Urban Security Shouldn’t Detract from Design

An unvarying string of security hardened planters looks incongruous and does not enhance the streetscape.

Queries coming into our company show that terrorism is on the minds of architects, building owners, and urban planners. 2017 saw a rise in terror attacks in which drivers deliberately ran people over, and planners are rushing to protect outdoor spaces. Cost considerations weigh heavily: money that goes to security is not available for other things.

Consumers are often confused about the difference between anti-ram barriers and security barriers. Understanding the distinction between these two important offerings can help create the most effective and safe site plans.

Independent testing agencies rate crash-rated or anti-ram barriers. The ratings describe how quickly a barrier will stop forward motion after vehicle impact for different types of vehicles at residential, arterial, or highway speeds. These anti-ram ratings are important for buildings that might be targeted by bombs; the stopping distance should be larger than a possible blast radius. Anti-ram barriers are very expensive because of the engineering needed to guarantee these precise stopping distances, but they are not the only, nor even the primary, way to secure public space.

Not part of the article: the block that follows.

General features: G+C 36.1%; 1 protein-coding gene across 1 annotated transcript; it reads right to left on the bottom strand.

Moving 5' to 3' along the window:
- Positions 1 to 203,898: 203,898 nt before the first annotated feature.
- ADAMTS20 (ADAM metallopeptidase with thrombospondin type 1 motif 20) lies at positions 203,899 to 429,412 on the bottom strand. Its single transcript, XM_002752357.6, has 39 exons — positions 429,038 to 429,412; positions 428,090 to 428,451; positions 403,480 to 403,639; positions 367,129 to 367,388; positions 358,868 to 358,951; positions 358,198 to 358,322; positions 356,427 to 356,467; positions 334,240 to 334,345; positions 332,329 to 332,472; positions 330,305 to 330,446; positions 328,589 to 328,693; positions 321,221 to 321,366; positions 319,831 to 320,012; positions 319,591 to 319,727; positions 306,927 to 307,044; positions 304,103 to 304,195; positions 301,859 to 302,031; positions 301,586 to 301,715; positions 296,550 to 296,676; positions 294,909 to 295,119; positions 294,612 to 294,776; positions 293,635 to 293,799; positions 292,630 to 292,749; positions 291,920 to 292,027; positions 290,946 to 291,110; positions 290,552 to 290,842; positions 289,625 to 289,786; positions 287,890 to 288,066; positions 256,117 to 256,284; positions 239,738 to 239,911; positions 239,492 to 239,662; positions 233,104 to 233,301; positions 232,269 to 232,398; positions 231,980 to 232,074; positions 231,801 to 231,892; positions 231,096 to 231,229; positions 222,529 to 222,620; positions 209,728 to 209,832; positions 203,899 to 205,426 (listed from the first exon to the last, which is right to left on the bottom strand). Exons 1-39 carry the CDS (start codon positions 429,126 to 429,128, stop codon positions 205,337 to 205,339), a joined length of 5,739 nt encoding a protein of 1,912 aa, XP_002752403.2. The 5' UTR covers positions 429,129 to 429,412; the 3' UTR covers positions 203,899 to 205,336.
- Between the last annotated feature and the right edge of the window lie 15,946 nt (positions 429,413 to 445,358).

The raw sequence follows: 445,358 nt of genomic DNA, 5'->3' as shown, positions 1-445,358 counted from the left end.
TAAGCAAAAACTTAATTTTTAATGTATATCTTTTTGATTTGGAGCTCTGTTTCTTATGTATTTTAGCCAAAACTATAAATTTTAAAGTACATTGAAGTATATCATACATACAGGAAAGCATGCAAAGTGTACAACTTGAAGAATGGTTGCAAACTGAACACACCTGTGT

Security barriers are much more common. These furnishings usually have a core of steel and concrete, installed into the ground for impact resistance. Security barriers protect spaces against vehicle crashes even without rigorously specified stopping power.

Regardless of type of security barrier, it is important not to sacrifice vital streetscapes in the name of security. Bad design calls attention to itself — free people don’t like feeling they’re living in a bunker. Critical reactions to the security planters outside of the US Commerce building, or to the blocky concrete boxes in Australian cities, have often been about the visual clutter they create.

Designers should consider choosing a mix of site furniture that respects both cost and design while creating secure perimeters. Picking objects that are attractive and useful to the public, and then hardening them, can create security in places not worried about explosive payloads. Security-installed bollards, seating, lamp standards, planters, water fountains, bike racks, bus stops, and other outdoor site furnishings are all protective even when not crash-rated. They can enhance rather than detract from their environment.

One thing to consider is that a mix of objects is more appealing than an uninterrupted line and can be placed to allow accessibility to wheelchairs, bikes, and scooters, while preventing car incursion. Views and vistas do not need to be compromised. Complementary or contrasting styles are available for most site furnishings: classical architecture might be enhanced with decorative cast iron lamp standards, bollards, fences, and seating, whereas a sleek modern plaza may lean more towards simple stainless-steel objects.

Governments want to protect their citizens, and cities want to encourage dynamic engagement at the street level. Careful balance of design, protection, and cost can help address all these aims.

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